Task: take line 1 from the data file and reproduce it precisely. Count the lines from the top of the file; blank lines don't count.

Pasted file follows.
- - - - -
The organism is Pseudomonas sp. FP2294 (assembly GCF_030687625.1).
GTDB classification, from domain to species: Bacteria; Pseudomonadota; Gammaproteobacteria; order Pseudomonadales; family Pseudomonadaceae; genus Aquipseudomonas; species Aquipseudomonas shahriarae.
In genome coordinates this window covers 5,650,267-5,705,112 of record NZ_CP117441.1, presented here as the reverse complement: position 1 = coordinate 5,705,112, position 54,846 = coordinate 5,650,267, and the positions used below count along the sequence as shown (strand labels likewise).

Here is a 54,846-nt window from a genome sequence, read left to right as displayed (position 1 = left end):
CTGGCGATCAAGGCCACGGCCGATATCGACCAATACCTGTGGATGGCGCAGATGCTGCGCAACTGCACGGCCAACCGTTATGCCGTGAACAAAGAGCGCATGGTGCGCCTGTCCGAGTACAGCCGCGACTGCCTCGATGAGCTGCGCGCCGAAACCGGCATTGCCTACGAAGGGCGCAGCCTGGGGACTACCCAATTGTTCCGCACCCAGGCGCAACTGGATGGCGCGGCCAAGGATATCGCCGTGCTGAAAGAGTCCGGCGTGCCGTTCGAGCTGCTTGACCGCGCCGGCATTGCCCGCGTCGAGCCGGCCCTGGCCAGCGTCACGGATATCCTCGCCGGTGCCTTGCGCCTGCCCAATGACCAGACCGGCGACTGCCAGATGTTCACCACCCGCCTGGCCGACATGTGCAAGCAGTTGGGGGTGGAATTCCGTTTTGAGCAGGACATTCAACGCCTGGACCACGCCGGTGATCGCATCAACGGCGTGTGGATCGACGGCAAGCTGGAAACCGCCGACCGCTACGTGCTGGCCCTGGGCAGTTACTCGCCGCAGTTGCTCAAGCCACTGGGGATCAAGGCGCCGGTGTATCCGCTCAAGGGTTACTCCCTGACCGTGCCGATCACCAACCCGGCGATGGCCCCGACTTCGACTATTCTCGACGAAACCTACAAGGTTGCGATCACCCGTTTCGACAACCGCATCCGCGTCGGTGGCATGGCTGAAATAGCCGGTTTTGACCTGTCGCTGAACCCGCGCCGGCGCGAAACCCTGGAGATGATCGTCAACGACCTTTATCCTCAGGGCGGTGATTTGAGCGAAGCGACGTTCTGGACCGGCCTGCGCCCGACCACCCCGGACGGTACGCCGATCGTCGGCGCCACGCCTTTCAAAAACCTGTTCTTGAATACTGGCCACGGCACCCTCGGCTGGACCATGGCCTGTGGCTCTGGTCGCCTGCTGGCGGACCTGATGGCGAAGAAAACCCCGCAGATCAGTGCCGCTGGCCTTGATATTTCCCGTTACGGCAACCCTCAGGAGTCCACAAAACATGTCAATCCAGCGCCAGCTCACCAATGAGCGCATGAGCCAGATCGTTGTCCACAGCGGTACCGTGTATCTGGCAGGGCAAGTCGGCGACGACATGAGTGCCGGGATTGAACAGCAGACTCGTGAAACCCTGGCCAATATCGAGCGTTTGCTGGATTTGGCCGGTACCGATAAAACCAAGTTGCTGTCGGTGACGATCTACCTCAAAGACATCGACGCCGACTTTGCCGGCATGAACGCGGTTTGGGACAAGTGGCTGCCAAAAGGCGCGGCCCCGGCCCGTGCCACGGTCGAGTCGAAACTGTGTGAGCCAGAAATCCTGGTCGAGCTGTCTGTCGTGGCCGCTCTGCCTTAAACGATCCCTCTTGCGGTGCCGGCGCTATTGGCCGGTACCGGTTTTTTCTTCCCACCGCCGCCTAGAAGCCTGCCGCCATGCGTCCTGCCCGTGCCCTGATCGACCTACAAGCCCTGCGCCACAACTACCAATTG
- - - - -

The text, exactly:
The organism is Pseudomonas sp. FP2294 (assembly GCF_030687625.1).